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Co-morbid anxiety disorders in bipolar disorder and major depression: familial aggregation and clinical characteristics of co-morbid panic disorder, social phobia, specific phobia and obsessive-compulsive disorder

Goes, F. S., McCusker, M. G., Bienvenu, O. J., MacKinnon, D. F., Mondimore, F. M., Schweizer, B., DePaulo, J. R., Potash, J. B. and Holmans, Peter Alan 2012. Co-morbid anxiety disorders in bipolar disorder and major depression: familial aggregation and clinical characteristics of co-morbid panic disorder, social phobia, specific phobia and obsessive-compulsive disorder. Psychological Medicine 42 (07) , pp. 1449-1459. 10.1017/S0033291711002637

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Abstract

BACKGROUND: Co-morbidity of mood and anxiety disorders is common and often associated with greater illness severity. This study investigates clinical correlates and familiality of four anxiety disorders in a large sample of bipolar disorder (BP) and major depressive disorder (MDD) pedigrees. METHOD: The sample comprised 566 BP families with 1416 affected subjects and 675 MDD families with 1726 affected subjects. Clinical characteristics and familiality of panic disorder, social phobia, specific phobia and obsessive-compulsive disorder (OCD) were examined in BP and MDD pedigrees with multivariate modeling using generalized estimating equations. RESULTS: Co-morbidity between mood and anxiety disorders was associated with several markers of clinical severity, including earlier age of onset, greater number of depressive episodes and higher prevalence of attempted suicide, when compared with mood disorder without co-morbid anxiety. Familial aggregation was found with co-morbid panic and OCD in both BP and MDD pedigrees. Specific phobia showed familial aggregation in both MDD and BP families, although the findings in BP were just short of statistical significance after adjusting for other anxiety co-morbidities. We found no evidence for familiality of social phobia. CONCLUSIONS: Our findings suggest that co-morbidity of MDD and BP with specific anxiety disorders (OCD, panic disorder and specific phobia) is at least partly due to familial factors, which may be of relevance to both phenotypic and genetic studies of co-morbidity.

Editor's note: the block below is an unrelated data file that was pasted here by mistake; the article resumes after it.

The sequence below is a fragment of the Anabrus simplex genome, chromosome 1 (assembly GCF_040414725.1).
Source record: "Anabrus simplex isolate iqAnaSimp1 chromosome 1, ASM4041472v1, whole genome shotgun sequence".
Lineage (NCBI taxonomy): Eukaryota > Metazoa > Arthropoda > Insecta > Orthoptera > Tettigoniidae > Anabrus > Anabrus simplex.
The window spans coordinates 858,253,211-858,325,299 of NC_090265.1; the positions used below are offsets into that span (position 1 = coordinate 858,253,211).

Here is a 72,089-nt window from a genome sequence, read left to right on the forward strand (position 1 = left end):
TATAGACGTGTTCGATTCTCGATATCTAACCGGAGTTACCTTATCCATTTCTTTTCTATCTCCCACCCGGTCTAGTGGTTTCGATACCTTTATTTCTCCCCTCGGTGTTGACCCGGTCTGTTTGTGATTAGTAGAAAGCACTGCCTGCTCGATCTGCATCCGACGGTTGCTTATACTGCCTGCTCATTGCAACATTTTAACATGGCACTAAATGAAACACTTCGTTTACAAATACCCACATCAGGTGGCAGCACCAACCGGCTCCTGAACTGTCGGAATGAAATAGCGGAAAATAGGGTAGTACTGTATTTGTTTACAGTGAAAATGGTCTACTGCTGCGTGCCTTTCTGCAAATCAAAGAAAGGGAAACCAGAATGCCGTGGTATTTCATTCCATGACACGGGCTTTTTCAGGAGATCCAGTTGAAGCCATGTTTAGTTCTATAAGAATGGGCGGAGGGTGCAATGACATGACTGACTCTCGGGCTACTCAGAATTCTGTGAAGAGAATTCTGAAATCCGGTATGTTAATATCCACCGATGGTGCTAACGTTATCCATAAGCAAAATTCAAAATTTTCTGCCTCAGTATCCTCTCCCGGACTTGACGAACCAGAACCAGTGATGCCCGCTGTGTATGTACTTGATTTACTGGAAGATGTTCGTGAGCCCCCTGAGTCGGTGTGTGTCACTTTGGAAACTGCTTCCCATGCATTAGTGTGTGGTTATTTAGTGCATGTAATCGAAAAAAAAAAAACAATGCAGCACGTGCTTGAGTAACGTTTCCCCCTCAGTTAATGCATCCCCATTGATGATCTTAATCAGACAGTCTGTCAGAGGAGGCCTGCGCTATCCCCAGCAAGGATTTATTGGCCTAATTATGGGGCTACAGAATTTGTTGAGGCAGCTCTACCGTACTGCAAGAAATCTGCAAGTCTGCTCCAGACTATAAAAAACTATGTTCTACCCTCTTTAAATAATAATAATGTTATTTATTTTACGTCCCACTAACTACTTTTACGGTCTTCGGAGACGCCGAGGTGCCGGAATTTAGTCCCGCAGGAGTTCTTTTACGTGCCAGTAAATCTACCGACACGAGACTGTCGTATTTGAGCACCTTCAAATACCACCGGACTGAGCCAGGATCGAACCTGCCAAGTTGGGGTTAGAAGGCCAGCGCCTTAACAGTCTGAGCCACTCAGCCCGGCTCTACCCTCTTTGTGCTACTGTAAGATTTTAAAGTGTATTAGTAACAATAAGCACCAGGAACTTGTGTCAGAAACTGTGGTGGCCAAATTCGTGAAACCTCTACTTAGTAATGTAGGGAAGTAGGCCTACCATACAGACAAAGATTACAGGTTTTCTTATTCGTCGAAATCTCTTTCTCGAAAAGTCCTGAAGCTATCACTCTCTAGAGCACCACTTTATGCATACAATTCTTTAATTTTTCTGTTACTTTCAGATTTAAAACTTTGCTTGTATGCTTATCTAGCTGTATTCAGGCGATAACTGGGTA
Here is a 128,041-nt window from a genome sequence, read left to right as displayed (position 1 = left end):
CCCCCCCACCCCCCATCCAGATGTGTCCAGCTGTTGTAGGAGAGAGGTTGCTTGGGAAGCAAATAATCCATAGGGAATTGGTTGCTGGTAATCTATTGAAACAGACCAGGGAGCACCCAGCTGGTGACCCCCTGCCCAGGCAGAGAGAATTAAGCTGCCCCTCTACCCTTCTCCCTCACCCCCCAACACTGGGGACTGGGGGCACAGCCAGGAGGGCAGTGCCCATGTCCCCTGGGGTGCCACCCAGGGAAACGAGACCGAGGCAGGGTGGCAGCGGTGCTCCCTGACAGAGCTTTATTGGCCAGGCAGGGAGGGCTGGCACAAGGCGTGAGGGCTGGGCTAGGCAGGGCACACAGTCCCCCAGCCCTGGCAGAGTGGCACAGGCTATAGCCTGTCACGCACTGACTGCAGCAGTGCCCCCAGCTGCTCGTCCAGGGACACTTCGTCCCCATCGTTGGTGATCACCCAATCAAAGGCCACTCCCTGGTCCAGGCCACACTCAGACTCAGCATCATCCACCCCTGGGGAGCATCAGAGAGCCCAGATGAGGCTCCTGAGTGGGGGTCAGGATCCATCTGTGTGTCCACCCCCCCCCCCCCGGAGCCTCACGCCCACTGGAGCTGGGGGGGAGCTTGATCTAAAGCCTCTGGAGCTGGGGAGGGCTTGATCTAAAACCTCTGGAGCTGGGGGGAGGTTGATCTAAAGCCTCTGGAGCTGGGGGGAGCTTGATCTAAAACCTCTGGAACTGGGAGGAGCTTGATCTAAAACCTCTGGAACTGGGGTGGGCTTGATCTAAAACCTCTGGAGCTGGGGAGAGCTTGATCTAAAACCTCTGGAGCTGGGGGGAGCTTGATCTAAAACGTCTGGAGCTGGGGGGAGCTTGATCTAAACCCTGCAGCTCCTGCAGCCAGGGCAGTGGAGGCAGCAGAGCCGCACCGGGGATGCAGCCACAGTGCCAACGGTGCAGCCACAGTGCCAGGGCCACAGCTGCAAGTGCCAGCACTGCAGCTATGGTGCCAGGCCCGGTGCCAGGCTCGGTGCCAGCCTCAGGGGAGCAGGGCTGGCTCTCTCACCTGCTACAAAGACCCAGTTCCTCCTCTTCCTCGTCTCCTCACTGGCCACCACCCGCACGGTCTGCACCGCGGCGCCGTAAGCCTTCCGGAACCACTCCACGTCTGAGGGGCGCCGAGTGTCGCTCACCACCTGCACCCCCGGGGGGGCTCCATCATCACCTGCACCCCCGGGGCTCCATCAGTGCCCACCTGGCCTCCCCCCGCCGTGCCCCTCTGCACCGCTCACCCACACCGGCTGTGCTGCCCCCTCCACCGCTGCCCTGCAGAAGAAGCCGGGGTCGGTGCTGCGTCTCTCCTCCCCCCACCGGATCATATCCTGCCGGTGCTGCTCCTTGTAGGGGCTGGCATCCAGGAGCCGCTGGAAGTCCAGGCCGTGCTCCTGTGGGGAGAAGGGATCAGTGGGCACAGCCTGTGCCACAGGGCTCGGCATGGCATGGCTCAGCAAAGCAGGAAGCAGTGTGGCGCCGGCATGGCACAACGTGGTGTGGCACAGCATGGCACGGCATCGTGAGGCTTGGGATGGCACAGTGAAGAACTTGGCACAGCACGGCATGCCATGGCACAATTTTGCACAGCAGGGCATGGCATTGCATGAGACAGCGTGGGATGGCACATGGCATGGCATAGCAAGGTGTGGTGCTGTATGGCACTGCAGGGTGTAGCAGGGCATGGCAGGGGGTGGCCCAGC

Item Type: Article
Date Type: Publication
Status: Published
Schools: MRC Centre for Neuropsychiatric Genetics and Genomics (CNGG)
Medicine
Systems Immunity Research Institute (SIURI)
Subjects: R Medicine > R Medicine (General)
Additional Information: Peter Holmans is a collaborator on this article.
Publisher: Cambridge University Press
ISSN: 0033-2917
Last Modified: 02 May 2019 12:46
URI: http://orca.cf.ac.uk/id/eprint/79913

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